TV on Blu-ray Review: Sons of Anarchy -- Season Three

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With regard to plot alone, the masterfully multilayered, richly complex and emotionally charged third installment of FX’s Shakespeare’s-Hamlet-on-Bikes gritty crime saga Sons of Anarchy is number one with a bullet in terms of masterful storytelling, delivering a season so engrossing that I devoured all thirteen episodes in less than twenty-eight hours.

Timed to coincide with the start of the fourth season on the small screen, Fox’s Blu-ray boxed set offers three extended episodes which not only add to the cinematic feel of Kurt Sutter’s series – complete with carefully edited montages chopped to funky musical covers of rock classics that ingeniously bookend key events – but also showcases the showrunner’s commitment to cast and character.

Maggie Siff’s fascinating, put-upon Ophelia influenced Tara, the frustrated doctor by day/”old lady” by night that’s ever so closer to becoming Gemma with every successive episode is given the opportunity to deliver some of the otherwise male-dominated series’ best dialogue in the very first hour of season three, courtesy of footage that had originally been left on the cutting room floor in order to meet the forty-five minute commercial-free timeslot.

If SOA season one is the equivalent of Coppola’s first Godfather considering the daddy issues and conflicts of family vs. self in terms of the business the men of Charming (as opposed to the Corleone clan) have chosen, by bringing Sutter’s series to Belfast to unveil more of its origin story, season three therefore becomes SAMCRO’s own version of The Godfather Part II.

Although the previous baker’s dozen had greatly entertained, this time around we’re served up a sequence of sinfully seductive events with a richness in flavor we didn’t even know we were missing that’s augmented evermore by a deeply entrenched circular theme of life and death that adds a sense of greater urgency to the plight of Jax (the incomparable Charlie Hunnam) to find his kidnapped son.

While the threat of death has always been just a shot away on Sutter’s drama, from the metaphorical and allegorical decay of Ron Perlman’s arthritic “king” to ever-present ghosts of the past as well, more characters faced with birth, death and issues of mortality (as well as morality).

As always, the seamlessly interwoven Shakespearean element remains, both in overt and occasional nods to dubbing Perlman, Katey Sagal and Hunnam’s leads the king, queen and prince respectively and with regard to structural homage.

Although the interpretation is loose, Shakespeare’s influence is there all the same through foreshadowing and execution of tragic set-ups complete with the bard’s favorite devices, themes and motifs of eavesdropping, manipulation, betrayal, double cross, power plays, star cross’d problems of blood, fate and timing, madness, revenge and the comeuppance of sins executed in the past (whether carried out in kind or by kin).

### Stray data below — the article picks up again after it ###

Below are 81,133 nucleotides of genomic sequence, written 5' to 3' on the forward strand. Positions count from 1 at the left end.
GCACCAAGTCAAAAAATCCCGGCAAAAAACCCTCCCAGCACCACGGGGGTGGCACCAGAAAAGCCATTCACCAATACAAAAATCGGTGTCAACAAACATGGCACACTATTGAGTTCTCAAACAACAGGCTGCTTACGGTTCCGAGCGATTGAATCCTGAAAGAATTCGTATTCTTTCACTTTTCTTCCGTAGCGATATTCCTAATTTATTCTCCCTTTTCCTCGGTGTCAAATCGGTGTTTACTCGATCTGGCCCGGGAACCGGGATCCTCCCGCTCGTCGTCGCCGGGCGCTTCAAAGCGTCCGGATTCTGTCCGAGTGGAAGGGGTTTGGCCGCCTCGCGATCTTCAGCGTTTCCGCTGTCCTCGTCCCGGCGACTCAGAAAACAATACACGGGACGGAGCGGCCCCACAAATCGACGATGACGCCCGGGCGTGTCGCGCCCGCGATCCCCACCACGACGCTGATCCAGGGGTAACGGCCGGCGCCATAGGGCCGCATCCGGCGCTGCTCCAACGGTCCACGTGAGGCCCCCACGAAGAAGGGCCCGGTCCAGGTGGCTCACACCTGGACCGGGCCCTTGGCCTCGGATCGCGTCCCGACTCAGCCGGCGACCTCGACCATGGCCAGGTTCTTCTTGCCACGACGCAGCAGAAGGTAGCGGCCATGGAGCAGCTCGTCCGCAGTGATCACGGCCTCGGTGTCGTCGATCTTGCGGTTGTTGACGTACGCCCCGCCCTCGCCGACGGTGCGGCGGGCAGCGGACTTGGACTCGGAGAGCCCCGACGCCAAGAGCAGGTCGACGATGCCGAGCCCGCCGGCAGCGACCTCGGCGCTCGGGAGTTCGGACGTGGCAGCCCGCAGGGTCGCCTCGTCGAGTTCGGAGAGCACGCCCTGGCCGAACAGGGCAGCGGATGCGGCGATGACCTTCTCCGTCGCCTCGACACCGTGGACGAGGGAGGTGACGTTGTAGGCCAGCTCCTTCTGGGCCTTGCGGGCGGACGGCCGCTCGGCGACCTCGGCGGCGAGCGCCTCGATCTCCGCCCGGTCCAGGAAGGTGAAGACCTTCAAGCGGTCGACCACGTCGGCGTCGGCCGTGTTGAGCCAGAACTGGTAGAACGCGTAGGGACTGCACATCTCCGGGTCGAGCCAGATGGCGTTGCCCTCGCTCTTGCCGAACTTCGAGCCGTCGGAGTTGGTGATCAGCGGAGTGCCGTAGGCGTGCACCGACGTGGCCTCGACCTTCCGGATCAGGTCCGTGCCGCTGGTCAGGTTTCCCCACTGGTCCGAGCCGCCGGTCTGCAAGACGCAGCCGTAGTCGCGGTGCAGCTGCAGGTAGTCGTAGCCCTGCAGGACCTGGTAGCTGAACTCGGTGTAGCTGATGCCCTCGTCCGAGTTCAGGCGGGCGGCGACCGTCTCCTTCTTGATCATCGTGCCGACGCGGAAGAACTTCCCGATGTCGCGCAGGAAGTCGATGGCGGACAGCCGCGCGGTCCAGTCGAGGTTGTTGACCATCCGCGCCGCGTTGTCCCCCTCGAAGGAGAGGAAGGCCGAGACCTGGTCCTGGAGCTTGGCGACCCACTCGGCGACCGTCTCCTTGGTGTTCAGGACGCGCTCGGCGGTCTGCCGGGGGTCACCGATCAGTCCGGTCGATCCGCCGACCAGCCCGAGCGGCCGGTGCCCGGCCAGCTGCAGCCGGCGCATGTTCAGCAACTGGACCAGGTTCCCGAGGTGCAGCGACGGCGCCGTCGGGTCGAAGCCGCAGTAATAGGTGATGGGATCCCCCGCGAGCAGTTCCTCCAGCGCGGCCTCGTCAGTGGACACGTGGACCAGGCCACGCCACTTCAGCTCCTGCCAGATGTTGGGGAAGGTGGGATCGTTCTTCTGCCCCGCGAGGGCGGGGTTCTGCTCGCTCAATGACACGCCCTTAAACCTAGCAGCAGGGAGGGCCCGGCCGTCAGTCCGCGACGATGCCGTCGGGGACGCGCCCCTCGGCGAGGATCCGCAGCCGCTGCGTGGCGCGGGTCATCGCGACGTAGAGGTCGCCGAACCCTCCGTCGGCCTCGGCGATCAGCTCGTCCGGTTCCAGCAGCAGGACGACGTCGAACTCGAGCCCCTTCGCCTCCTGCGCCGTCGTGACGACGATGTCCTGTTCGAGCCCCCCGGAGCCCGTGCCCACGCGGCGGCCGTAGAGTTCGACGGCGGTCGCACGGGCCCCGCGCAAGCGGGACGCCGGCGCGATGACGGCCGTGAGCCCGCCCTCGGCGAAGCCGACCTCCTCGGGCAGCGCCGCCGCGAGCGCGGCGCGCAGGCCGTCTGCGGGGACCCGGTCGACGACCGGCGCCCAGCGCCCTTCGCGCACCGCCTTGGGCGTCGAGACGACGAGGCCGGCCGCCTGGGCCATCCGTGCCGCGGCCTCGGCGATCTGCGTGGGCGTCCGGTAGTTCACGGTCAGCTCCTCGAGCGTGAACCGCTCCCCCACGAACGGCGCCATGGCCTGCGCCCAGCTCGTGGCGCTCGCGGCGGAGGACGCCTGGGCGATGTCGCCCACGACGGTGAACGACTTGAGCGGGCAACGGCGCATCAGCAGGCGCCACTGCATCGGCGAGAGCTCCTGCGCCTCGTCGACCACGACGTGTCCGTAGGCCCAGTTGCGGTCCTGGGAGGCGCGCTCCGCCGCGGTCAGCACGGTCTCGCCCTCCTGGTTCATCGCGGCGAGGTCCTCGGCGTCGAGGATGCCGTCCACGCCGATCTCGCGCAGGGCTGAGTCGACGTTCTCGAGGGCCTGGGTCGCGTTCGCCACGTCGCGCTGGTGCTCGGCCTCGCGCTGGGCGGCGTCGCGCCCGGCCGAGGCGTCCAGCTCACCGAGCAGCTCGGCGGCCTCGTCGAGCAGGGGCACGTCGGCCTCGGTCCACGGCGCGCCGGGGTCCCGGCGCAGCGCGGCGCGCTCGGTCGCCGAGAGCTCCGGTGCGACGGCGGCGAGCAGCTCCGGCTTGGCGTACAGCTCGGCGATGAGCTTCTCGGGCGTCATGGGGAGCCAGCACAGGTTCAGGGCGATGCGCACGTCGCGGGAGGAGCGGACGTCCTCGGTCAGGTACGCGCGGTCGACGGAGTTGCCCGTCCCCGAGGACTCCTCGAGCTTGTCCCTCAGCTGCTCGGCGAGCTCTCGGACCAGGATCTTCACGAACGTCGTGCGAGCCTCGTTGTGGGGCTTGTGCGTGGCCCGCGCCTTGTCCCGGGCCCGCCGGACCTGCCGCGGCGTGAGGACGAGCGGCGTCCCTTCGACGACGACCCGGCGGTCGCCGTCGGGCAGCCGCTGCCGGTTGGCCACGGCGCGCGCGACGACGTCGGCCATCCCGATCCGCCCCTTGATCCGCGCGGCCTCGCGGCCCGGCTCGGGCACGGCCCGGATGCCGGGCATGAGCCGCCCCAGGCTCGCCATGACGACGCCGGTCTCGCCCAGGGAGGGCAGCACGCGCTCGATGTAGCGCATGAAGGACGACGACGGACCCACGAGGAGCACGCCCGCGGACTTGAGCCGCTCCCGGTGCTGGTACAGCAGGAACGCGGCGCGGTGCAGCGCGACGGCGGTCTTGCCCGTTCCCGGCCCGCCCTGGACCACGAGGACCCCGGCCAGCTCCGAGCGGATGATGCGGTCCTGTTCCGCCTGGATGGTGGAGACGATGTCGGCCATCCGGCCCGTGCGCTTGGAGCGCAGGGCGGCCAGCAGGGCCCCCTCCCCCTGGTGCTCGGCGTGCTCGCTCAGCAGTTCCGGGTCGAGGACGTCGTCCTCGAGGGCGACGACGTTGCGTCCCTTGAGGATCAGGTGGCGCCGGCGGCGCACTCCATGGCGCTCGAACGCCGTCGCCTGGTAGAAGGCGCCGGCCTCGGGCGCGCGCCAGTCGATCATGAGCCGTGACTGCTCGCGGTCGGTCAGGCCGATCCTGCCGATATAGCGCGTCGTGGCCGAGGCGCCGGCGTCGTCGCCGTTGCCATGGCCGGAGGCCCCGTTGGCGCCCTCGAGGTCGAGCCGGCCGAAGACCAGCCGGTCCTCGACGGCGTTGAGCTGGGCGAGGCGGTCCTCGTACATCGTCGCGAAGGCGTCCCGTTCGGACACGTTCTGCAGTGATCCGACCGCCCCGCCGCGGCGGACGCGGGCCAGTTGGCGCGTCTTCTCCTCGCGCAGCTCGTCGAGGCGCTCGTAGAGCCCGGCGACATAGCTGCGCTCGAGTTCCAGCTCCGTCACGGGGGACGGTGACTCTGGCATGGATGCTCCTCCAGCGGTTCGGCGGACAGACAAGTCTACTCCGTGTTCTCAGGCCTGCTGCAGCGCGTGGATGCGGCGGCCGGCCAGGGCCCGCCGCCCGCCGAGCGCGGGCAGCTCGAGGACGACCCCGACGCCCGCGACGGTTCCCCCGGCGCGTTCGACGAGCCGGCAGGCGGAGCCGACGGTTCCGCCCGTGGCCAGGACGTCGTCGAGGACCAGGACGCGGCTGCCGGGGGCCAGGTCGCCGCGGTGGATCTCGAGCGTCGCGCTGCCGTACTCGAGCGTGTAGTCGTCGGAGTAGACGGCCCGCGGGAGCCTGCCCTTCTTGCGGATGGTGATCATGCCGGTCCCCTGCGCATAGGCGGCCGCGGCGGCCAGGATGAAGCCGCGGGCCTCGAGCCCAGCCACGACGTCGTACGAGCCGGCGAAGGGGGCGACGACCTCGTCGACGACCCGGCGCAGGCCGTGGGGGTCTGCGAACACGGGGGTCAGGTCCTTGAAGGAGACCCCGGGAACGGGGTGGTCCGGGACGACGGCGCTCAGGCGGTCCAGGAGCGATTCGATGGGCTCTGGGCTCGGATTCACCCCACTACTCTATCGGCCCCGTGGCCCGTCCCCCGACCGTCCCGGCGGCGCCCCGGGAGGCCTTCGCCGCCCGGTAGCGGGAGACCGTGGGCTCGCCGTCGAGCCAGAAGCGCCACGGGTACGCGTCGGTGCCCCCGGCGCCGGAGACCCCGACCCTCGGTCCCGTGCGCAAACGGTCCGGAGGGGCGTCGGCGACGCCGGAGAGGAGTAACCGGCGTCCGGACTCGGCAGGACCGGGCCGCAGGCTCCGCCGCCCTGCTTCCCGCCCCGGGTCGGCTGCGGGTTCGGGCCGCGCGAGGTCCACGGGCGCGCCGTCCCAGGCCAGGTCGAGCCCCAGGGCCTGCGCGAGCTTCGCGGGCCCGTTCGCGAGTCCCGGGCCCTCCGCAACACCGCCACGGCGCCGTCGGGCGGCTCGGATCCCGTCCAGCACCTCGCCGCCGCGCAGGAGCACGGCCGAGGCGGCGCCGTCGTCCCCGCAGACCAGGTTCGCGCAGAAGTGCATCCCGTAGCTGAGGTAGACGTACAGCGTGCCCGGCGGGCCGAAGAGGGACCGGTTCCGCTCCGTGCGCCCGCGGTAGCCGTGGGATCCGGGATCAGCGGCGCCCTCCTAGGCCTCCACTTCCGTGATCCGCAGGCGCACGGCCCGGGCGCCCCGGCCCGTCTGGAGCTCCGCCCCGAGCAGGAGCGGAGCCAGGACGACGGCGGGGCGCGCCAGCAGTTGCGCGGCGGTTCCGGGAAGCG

In fact, Sutter nearly takes his passion for the classics a step too far by leading us into operatic “get to know a relative almost biblically” Godfather III terrain before ultimately backing out of the would-be Belfast booty call altogether to re-center Jax on his journey to hell and back to save his son.

Speaking of hell hath no fury, Ally Walker’s chilling ATF agent June Stahl returns to new diabolical heights as perhaps contemporary television’s most sinister small screen villain since Rich Man, Poor Man’s Falconetti in a role that’s made far more subversive not only because she’s embodied by a beautiful woman in a male run series but also because her very identity lies to us as an alleged “good guy.”

Yet in the gray landscape where Sutter’s show lays its scene amidst all of the exhaust and cigarette smoke that causes viewers to squint their eyes at the deceptively sunny Charming, California skies, it’s the Sons that as Piney informs us during a wild, wild west style shoot-out who are “the good guys” for helping put medication in the hands of those who need it.

An incredibly ambitious season that’s bursting at the seams with plot, the thirteen episodes of Sons 3 benefit considerably from both a second look as well as the opportunity provided by the set to absorb them as part of a consecutive marathon.

Though it threatens to spread itself too thin in terms of concurrent storylines as the season begins with the fine cast unwisely divided into three distinct areas with several compelling (yet mercilessly competing) plots, eventually it all comes together and the women of season three have much more to do than ever before.

Whether they’re holding life and death in their hands, bodies and selves or making some of the show’s most impactful decisions, the ever-changing dynamic between Gemma and Tara is now not only a hallmark of SAMCRO but a highlight.

Furthermore with the Hamlet level foreshadowing that leads us into the fourth season, Sutter’s elaborate series three stories continue to build at such a steady pace that frequently episodes start right back up in the exact same location that had faded to black just moments before in the previous entries, making the underrated SOA one of the sharpest, most addictive basic cable programs around.

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 FTC Disclosure: Per standard professional practice, I received a review copy of this title in order to evaluate it for my readers, which had no impact whatsoever on whether or not it received a favorable or unfavorable critique.